Finally, we've got the corporate episodic telehealth platform part of the ecosystem, e.g., Telus Health. It's been providing sub-par primary care services while draining both financial and human resources away from longitudinal care in the public system. All of which has served to degrade quality of care available to the public and thereby build demand for a private, for-fee premium service. How does the new payment model affect that sector?


I still think this has promise. However, right now it's more of a requirements checklist than an implementable model. No surprise as I'm sure it went down to the wire to get to this, so hasn't been fully fleshed out.

It combines many different things so as to not exclude any big items. All have other ways they could have been achieved, with various tradeoffs. This likely addresses the imminent exodus of a few hundred community FPs, but benefits beyond that may be slim. A missed opportunity?

It doesn't do a lot for patients, other than not making the situation worse as those with doctors now watch them leave. It's a "stop digging" solution. But it doesn't provide the infrastructure and measures in place to build new capacity in a concrete way. In theory, that may come later. Unlikely, and certainly not in a timely way.

From the community FP perspective, the real win was that it maintained practice autonomy while putting a floor on income that wasn't there before. It doesn't ensure a large income. Like existing fee-for-service, there will be a wide range of incomes.

Many FPs would not be further ahead, especially as they've come up with enough workarounds in their practices tailored to meet the dysfunctions of the existing fee system. Those who benefit most are those (few?) now doing "traditional" family practice.

The model is designed to incentivize more to do traditional family practice, but if it doesn't stack up against the workarounds people have in place, it will slow the transition. The closer the pay, the more it would swing. Early evidence says it's better but not great.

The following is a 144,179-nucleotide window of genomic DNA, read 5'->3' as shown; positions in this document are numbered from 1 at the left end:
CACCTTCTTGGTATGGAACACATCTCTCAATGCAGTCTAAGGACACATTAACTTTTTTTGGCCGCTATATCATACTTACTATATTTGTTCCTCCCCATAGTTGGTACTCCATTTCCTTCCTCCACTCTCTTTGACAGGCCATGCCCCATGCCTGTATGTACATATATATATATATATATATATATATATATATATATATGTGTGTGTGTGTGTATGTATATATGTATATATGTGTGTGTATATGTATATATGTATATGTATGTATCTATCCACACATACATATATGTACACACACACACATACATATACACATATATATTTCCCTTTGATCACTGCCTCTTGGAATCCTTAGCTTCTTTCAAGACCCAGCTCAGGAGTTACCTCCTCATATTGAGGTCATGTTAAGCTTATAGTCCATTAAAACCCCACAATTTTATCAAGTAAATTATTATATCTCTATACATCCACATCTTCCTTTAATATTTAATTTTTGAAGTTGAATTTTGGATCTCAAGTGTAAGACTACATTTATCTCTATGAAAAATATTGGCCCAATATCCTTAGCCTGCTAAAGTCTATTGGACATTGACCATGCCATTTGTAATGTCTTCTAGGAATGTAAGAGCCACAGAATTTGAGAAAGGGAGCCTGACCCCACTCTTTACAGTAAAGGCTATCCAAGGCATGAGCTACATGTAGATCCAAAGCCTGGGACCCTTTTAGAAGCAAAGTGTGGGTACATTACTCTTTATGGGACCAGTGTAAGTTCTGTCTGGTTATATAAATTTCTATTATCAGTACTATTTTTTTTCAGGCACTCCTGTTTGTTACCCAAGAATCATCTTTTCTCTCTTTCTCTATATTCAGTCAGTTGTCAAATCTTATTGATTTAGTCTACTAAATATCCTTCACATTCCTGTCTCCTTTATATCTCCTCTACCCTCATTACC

A payment model is a set of incentives, and there's always a temptation to "game" the system. There's a cost to that. But there's also a cost to cracking down on it, in terms of complexity, auditing, and so on. A real concern here.

The time-based portion is one area to watch, as it's open ended and so looks more ripe for abuse. There's a risk that will lead to a slew of rules, reporting requirements, limits, and exclusions. That will obliterate the simplicity which is its main strength.

The encounter billing component is fee-for-service by another name. After the initial dust settles, we're likely to see the same wrangling for increases and proliferation of new fee codes for specific circumstances as we've always seen.

Again, it's a missed opportunity, because the initial version will likely incentivize volume and short visits but penalize spending more time. It's muted given the time-based component but still there. We've moved the baseline but haven't addressed the perverse incentive.

The same solutions that have been talked about for modernizing fee-for-service still apply. Time-based encounter codes would be a simple way to fix this issue and compensate those who spend sufficient time with patients as those who rush them through.

We're also missing the critical tools to help us evaluate how well this will work for improving patient care, impact on the health system, and so on. Government lack of transparency remains a huge obstacle to building an accountable and effective system.

This will likely address a horrible shortfall for a very specific practice model, but I'm less and less convinced that it will stack up as strongly as it could with the many doctors who have found alternative practice models that compensate them better.